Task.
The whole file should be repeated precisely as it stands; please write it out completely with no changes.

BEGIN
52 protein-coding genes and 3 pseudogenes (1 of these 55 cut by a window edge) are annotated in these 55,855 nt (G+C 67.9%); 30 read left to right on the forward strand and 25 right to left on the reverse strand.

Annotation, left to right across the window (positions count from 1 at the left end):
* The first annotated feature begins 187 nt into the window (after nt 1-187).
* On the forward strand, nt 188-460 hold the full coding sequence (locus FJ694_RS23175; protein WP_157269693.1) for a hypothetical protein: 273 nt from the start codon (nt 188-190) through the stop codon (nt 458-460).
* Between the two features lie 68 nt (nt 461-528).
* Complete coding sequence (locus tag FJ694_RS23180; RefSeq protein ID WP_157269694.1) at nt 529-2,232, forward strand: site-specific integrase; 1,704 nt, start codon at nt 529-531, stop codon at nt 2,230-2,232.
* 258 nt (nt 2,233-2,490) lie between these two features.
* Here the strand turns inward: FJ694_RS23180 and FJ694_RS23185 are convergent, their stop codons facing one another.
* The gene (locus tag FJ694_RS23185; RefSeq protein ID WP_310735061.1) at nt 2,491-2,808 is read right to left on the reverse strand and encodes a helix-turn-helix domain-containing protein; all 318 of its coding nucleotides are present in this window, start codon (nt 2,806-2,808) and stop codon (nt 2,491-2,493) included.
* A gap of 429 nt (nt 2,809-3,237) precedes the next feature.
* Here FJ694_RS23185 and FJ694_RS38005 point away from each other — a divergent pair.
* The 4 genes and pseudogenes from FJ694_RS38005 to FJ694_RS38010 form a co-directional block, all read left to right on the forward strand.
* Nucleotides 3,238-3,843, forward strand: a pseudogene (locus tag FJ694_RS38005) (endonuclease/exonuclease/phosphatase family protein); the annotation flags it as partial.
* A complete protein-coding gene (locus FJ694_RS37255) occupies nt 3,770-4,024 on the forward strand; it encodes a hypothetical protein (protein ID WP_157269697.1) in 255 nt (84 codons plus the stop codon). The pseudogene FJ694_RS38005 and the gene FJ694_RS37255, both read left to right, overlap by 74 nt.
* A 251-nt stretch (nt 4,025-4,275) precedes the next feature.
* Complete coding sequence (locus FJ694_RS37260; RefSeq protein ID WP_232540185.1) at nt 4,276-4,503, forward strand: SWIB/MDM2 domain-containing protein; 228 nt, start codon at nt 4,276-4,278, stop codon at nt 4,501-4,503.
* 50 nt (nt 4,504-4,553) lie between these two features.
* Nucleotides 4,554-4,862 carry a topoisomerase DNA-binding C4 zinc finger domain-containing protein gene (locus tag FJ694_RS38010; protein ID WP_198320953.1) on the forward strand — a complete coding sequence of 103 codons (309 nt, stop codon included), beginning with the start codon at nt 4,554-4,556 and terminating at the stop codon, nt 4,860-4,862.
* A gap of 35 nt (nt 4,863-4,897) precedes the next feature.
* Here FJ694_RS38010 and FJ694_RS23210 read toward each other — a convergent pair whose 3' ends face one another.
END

52 protein-coding genes and 3 pseudogenes (1 of these 55 cut by a window edge) are annotated in these 55,855 nt (G+C 67.9%); 30 read left to right on the forward strand and 25 right to left on the reverse strand.

Annotation, left to right across the window (positions count from 1 at the left end):
* The first annotated feature begins 187 nt into the window (after nt 1-187).
* On the forward strand, nt 188-460 hold the full coding sequence (locus FJ694_RS23175; protein WP_157269693.1) for a hypothetical protein: 273 nt from the start codon (nt 188-190) through the stop codon (nt 458-460).
* Between the two features lie 68 nt (nt 461-528).
* Complete coding sequence (locus tag FJ694_RS23180; RefSeq protein ID WP_157269694.1) at nt 529-2,232, forward strand: site-specific integrase; 1,704 nt, start codon at nt 529-531, stop codon at nt 2,230-2,232.
* 258 nt (nt 2,233-2,490) lie between these two features.
* Here the strand turns inward: FJ694_RS23180 and FJ694_RS23185 are convergent, their stop codons facing one another.
* The gene (locus tag FJ694_RS23185; RefSeq protein ID WP_310735061.1) at nt 2,491-2,808 is read right to left on the reverse strand and encodes a helix-turn-helix domain-containing protein; all 318 of its coding nucleotides are present in this window, start codon (nt 2,806-2,808) and stop codon (nt 2,491-2,493) included.
* A gap of 429 nt (nt 2,809-3,237) precedes the next feature.
* Here FJ694_RS23185 and FJ694_RS38005 point away from each other — a divergent pair.
* The 4 genes and pseudogenes from FJ694_RS38005 to FJ694_RS38010 form a co-directional block, all read left to right on the forward strand.
* Nucleotides 3,238-3,843, forward strand: a pseudogene (locus tag FJ694_RS38005) (endonuclease/exonuclease/phosphatase family protein); the annotation flags it as partial.
* A complete protein-coding gene (locus FJ694_RS37255) occupies nt 3,770-4,024 on the forward strand; it encodes a hypothetical protein (protein ID WP_157269697.1) in 255 nt (84 codons plus the stop codon). The pseudogene FJ694_RS38005 and the gene FJ694_RS37255, both read left to right, overlap by 74 nt.
* A 251-nt stretch (nt 4,025-4,275) precedes the next feature.
* Complete coding sequence (locus FJ694_RS37260; RefSeq protein ID WP_232540185.1) at nt 4,276-4,503, forward strand: SWIB/MDM2 domain-containing protein; 228 nt, start codon at nt 4,276-4,278, stop codon at nt 4,501-4,503.
* 50 nt (nt 4,504-4,553) lie between these two features.
* Nucleotides 4,554-4,862 carry a topoisomerase DNA-binding C4 zinc finger domain-containing protein gene (locus tag FJ694_RS38010; protein ID WP_198320953.1) on the forward strand — a complete coding sequence of 103 codons (309 nt, stop codon included), beginning with the start codon at nt 4,554-4,556 and terminating at the stop codon, nt 4,860-4,862.
* A gap of 35 nt (nt 4,863-4,897) precedes the next feature.
* Here FJ694_RS38010 and FJ694_RS23210 read toward each other — a convergent pair whose 3' ends face one another.